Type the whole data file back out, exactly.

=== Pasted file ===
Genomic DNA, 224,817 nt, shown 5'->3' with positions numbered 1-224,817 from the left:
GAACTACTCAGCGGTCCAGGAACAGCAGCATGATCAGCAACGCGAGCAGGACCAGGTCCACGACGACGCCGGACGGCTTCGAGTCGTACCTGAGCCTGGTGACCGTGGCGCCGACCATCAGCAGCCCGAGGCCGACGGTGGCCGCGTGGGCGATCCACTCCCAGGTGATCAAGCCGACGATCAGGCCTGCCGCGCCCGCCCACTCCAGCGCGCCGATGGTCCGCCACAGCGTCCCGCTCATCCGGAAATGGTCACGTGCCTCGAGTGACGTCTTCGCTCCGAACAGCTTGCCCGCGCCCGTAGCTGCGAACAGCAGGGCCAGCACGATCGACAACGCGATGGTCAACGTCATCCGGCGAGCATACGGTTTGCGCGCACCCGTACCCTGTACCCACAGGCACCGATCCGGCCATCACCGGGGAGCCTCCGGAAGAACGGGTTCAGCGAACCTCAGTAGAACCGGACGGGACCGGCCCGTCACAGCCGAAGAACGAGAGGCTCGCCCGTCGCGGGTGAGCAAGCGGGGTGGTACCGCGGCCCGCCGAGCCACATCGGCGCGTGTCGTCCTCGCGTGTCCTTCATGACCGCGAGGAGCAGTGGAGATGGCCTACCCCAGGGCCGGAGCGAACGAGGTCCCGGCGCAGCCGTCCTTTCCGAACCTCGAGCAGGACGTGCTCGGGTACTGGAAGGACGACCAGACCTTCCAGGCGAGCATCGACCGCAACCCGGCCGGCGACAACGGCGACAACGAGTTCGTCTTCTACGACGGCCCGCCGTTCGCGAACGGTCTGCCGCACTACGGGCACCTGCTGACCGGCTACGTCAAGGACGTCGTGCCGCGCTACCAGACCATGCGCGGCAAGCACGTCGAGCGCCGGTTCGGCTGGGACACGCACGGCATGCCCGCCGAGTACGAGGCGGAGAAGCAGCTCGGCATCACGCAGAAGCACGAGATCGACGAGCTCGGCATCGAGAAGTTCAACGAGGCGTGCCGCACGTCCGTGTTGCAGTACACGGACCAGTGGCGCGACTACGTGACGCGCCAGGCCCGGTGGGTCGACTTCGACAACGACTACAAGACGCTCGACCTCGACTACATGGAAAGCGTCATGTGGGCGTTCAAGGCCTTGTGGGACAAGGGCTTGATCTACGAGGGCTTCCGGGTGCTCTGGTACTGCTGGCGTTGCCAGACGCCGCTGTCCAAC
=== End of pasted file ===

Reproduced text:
Genomic DNA, 224,817 nt, shown 5'->3' with positions numbered 1-224,817 from the left:
GAACTACTCAGCGGTCCAGGAACAGCAGCATGATCAGCAACGCGAGCAGGACCAGGTCCACGACGACGCCGGACGGCTTCGAGTCGTACCTGAGCCTGGTGACCGTGGCGCCGACCATCAGCAGCCCGAGGCCGACGGTGGCCGCGTGGGCGATCCACTCCCAGGTGATCAAGCCGACGATCAGGCCTGCCGCGCCCGCCCACTCCAGCGCGCCGATGGTCCGCCACAGCGTCCCGCTCATCCGGAAATGGTCACGTGCCTCGAGTGACGTCTTCGCTCCGAACAGCTTGCCCGCGCCCGTAGCTGCGAACAGCAGGGCCAGCACGATCGACAACGCGATGGTCAACGTCATCCGGCGAGCATACGGTTTGCGCGCACCCGTACCCTGTACCCACAGGCACCGATCCGGCCATCACCGGGGAGCCTCCGGAAGAACGGGTTCAGCGAACCTCAGTAGAACCGGACGGGACCGGCCCGTCACAGCCGAAGAACGAGAGGCTCGCCCGTCGCGGGTGAGCAAGCGGGGTGGTACCGCGGCCCGCCGAGCCACATCGGCGCGTGTCGTCCTCGCGTGTCCTTCATGACCGCGAGGAGCAGTGGAGATGGCCTACCCCAGGGCCGGAGCGAACGAGGTCCCGGCGCAGCCGTCCTTTCCGAACCTCGAGCAGGACGTGCTCGGGTACTGGAAGGACGACCAGACCTTCCAGGCGAGCATCGACCGCAACCCGGCCGGCGACAACGGCGACAACGAGTTCGTCTTCTACGACGGCCCGCCGTTCGCGAACGGTCTGCCGCACTACGGGCACCTGCTGACCGGCTACGTCAAGGACGTCGTGCCGCGCTACCAGACCATGCGCGGCAAGCACGTCGAGCGCCGGTTCGGCTGGGACACGCACGGCATGCCCGCCGAGTACGAGGCGGAGAAGCAGCTCGGCATCACGCAGAAGCACGAGATCGACGAGCTCGGCATCGAGAAGTTCAACGAGGCGTGCCGCACGTCCGTGTTGCAGTACACGGACCAGTGGCGCGACTACGTGACGCGCCAGGCCCGGTGGGTCGACTTCGACAACGACTACAAGACGCTCGACCTCGACTACATGGAAAGCGTCATGTGGGCGTTCAAGGCCTTGTGGGACAAGGGCTTGATCTACGAGGGCTTCCGGGTGCTCTGGTACTGCTGGCGTTGCCAGACGCCGCTGTCCAAC